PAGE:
7) How were the COVID-19 vaccines made available so quickly? How can I have confidence that the vaccine is safe? Vaccines are tightly regulated in the U.S. and go through a rigorous evaluation process to ensure safety and efficacy. The Food and Drug Administration (FDA) has a strict protocol that outlines very specific safety, effectiveness and study requirements for drug and vaccine manufacturers to follow. These requirements must be met to pursue approval, even on a limited, emergency use basis.

When there is an emergency, such as a global pandemic, the FDA can issue an emergency use authorization (EUA) to provide more timely access to critical medical interventions when there are no other available alternatives.

Available COVID-19 vaccines have been determined safe and highly effective in preventing COVID-19 by the FDA. To further reassure the public, additional precautions were taken to validate the vaccines’ safety and efficacy. For example, Washington, Oregon, California, and Nevada formed the “Western States Pact,” an independent group of medical experts assembled to confirm vaccine safety and efficacy. Both COVID-19 vaccines available today received the green light from this group (Dec. 12 and Dec. 20 findings), following FDA emergency use authorization.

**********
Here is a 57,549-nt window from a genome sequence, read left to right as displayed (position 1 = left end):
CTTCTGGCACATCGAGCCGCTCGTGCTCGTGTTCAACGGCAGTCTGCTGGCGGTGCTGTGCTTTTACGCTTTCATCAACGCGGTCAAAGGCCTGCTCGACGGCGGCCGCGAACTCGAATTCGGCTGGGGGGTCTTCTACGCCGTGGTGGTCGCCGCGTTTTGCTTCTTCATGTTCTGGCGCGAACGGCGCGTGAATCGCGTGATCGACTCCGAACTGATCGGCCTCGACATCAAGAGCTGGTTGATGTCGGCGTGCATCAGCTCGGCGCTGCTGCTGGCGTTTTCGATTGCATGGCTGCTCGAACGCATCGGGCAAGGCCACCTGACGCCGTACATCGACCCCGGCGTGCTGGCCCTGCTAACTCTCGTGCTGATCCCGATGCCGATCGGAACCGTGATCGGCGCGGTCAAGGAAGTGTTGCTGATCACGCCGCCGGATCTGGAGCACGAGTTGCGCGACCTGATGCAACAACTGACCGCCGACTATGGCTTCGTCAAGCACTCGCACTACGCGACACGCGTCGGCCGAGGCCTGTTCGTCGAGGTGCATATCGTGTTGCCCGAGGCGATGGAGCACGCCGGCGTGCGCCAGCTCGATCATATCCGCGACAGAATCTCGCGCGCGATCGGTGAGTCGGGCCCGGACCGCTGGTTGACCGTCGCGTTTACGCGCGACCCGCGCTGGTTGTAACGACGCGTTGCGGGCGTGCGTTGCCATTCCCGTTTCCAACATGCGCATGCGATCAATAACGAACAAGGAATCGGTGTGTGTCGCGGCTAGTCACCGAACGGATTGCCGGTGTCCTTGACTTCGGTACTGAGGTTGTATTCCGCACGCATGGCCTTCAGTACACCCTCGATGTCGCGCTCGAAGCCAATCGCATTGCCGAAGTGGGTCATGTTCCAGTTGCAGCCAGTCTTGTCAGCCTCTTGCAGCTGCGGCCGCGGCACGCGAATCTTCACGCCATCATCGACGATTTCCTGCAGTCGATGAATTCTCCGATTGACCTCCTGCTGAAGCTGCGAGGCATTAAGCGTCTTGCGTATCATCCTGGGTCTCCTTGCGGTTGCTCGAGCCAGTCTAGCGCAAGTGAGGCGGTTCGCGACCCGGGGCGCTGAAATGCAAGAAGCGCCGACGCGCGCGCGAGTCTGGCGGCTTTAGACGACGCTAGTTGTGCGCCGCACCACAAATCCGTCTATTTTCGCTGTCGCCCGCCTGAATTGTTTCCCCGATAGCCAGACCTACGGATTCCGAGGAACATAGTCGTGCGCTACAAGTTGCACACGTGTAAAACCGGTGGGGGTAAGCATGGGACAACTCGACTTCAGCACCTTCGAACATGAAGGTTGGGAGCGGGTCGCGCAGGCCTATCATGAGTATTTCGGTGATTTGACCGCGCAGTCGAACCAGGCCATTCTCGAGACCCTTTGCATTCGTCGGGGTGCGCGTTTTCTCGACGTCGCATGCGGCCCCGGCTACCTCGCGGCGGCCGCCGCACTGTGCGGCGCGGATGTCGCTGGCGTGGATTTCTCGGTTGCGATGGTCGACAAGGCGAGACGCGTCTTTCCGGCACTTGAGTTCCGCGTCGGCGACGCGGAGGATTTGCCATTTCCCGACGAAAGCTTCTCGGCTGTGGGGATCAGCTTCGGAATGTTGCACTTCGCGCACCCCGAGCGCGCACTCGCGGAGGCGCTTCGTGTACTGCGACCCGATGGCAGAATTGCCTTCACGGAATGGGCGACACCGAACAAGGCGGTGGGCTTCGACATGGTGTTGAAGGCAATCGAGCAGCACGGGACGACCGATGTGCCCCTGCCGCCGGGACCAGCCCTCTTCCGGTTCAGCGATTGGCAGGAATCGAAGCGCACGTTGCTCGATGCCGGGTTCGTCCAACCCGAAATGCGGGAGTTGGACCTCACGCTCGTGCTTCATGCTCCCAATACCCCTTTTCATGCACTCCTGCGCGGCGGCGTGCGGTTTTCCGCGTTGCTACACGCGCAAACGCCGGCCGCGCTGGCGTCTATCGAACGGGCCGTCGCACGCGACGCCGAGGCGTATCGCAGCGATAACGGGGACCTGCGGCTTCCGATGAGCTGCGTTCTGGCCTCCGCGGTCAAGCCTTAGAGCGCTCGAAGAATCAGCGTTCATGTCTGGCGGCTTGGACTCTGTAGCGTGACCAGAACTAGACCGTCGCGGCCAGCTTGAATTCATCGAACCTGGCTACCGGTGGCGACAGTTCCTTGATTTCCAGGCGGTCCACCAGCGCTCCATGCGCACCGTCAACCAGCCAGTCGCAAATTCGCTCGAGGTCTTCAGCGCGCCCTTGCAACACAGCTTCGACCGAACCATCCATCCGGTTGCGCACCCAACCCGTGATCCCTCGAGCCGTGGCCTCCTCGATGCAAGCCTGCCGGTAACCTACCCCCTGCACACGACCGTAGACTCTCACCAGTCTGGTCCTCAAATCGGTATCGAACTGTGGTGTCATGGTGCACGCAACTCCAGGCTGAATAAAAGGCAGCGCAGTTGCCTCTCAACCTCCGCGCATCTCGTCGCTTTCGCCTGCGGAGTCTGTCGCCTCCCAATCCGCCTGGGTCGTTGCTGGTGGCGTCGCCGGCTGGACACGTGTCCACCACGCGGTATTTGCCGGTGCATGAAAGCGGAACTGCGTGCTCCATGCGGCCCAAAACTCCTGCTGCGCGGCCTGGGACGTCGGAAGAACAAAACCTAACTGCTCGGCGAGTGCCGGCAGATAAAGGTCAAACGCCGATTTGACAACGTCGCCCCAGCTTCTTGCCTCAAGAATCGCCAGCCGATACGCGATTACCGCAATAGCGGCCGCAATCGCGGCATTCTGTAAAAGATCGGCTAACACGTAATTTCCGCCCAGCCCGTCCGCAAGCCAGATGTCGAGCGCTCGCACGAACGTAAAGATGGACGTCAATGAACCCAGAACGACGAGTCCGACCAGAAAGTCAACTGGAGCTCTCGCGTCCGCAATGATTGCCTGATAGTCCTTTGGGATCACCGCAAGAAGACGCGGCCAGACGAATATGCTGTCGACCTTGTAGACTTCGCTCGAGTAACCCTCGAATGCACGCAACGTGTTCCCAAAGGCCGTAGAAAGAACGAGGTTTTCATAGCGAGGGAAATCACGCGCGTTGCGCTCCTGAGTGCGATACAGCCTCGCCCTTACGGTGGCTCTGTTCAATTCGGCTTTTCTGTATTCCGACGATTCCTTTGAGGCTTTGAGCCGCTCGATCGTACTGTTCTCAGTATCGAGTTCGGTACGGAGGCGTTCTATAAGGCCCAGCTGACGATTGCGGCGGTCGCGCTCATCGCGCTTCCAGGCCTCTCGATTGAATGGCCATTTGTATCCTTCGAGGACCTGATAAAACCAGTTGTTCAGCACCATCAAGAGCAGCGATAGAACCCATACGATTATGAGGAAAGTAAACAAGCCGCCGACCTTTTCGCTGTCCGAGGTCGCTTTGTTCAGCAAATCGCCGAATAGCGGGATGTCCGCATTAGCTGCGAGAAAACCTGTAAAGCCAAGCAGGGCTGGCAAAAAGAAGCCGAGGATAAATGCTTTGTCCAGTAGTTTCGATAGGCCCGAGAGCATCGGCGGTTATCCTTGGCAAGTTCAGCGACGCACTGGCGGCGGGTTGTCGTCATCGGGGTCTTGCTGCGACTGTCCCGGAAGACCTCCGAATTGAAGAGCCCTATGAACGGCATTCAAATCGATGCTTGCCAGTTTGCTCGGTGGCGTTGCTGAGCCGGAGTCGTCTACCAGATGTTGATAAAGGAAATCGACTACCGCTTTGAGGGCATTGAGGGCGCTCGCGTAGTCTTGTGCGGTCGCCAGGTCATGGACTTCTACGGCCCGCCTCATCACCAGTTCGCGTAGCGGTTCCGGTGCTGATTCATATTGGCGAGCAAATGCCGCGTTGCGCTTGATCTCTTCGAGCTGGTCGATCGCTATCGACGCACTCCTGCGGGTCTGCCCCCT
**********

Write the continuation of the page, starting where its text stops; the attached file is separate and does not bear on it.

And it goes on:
8) Do I have to pay for the COVID-19 vaccine? The COVID-19 vaccine is free at this time. The state of Texas has made this vaccine available to all without having to pay. Note: There may be an administrative fee charged by your provider.

9) Why do I need to wear a mask and socially distance after getting the vaccine? Vaccines are an important line of defense against this highly contagious virus. We know that on average, one person with COVID-19 can infect another 2.5 people. Research is still being conducted on whether or not a vaccinated person can spread the virus. A COVID-19 vaccine in combination with other measures such as wearing a mask, frequent hand washing, and social distancing is the best way to protect yourself and those around you?

10 )Does COVID-19 vaccine cause infertility or issues in pregnant women? There is no scientific evidence to suggest that the COVID-19 vaccine affects or harms fertility in women. Women who are pregnant can decide to get the vaccine when they become eligible to receive it. It’s recommended that pregnant women discuss their options with a health care provider, so that they can make decisions that are right for them.

11) Why are members of multigenerational homes prioritized for the vaccine? Those who live in multigenerational households (a home where individuals from two or more generations reside, like a grandparent and a grandchild) are disproportionally affected by COVID-19. The CDC has expanded vaccine prioritization to ensure these vulnerable members of our community are protected from the virus.